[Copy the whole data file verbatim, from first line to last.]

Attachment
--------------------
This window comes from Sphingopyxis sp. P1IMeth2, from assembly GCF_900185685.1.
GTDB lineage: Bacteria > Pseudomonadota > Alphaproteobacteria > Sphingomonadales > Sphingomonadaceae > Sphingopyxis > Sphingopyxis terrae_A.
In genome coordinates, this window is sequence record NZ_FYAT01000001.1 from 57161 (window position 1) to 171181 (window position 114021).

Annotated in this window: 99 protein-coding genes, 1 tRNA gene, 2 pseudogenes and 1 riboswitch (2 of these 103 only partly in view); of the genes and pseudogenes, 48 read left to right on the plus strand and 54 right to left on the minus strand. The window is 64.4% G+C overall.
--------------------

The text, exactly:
This window comes from Sphingopyxis sp. P1IMeth2, from assembly GCF_900185685.1.
GTDB lineage: Bacteria > Pseudomonadota > Alphaproteobacteria > Sphingomonadales > Sphingomonadaceae > Sphingopyxis > Sphingopyxis terrae_A.
In genome coordinates, this window is sequence record NZ_FYAT01000001.1 from 57161 (window position 1) to 171181 (window position 114021).

Annotated in this window: 99 protein-coding genes, 1 tRNA gene, 2 pseudogenes and 1 riboswitch (2 of these 103 only partly in view); of the genes and pseudogenes, 48 read left to right on the plus strand and 54 right to left on the minus strand. The window is 64.4% G+C overall.